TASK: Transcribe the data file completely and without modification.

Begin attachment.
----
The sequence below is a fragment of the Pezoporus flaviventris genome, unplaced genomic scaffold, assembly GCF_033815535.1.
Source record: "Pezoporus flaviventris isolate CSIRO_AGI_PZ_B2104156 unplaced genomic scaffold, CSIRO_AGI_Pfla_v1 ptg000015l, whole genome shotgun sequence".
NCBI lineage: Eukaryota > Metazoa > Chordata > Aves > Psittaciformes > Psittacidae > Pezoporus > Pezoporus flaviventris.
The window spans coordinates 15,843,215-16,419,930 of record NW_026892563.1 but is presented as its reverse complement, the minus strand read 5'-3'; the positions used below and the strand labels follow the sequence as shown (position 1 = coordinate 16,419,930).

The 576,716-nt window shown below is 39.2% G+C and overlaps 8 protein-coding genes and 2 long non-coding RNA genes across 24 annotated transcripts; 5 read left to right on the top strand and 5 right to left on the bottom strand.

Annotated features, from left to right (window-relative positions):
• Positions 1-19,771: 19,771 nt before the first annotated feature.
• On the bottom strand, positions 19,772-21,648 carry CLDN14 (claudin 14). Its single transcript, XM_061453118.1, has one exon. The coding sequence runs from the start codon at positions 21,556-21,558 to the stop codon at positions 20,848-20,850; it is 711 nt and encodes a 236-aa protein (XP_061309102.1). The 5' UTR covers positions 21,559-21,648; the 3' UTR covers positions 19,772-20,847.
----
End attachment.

The sequence below is a fragment of the Pezoporus flaviventris genome, unplaced genomic scaffold, assembly GCF_033815535.1.
Source record: "Pezoporus flaviventris isolate CSIRO_AGI_PZ_B2104156 unplaced genomic scaffold, CSIRO_AGI_Pfla_v1 ptg000015l, whole genome shotgun sequence".
NCBI lineage: Eukaryota > Metazoa > Chordata > Aves > Psittaciformes > Psittacidae > Pezoporus > Pezoporus flaviventris.
The window spans coordinates 15,843,215-16,419,930 of record NW_026892563.1 but is presented as its reverse complement, the minus strand read 5'-3'; the positions used below and the strand labels follow the sequence as shown (position 1 = coordinate 16,419,930).

The 576,716-nt window shown below is 39.2% G+C and overlaps 8 protein-coding genes and 2 long non-coding RNA genes across 24 annotated transcripts; 5 read left to right on the top strand and 5 right to left on the bottom strand.

Annotated features, from left to right (window-relative positions):
• Positions 1-19,771: 19,771 nt before the first annotated feature.
• On the bottom strand, positions 19,772-21,648 carry CLDN14 (claudin 14). Its single transcript, XM_061453118.1, has one exon. The coding sequence runs from the start codon at positions 21,556-21,558 to the stop codon at positions 20,848-20,850; it is 711 nt and encodes a 236-aa protein (XP_061309102.1). The 5' UTR covers positions 21,559-21,648; the 3' UTR covers positions 19,772-20,847.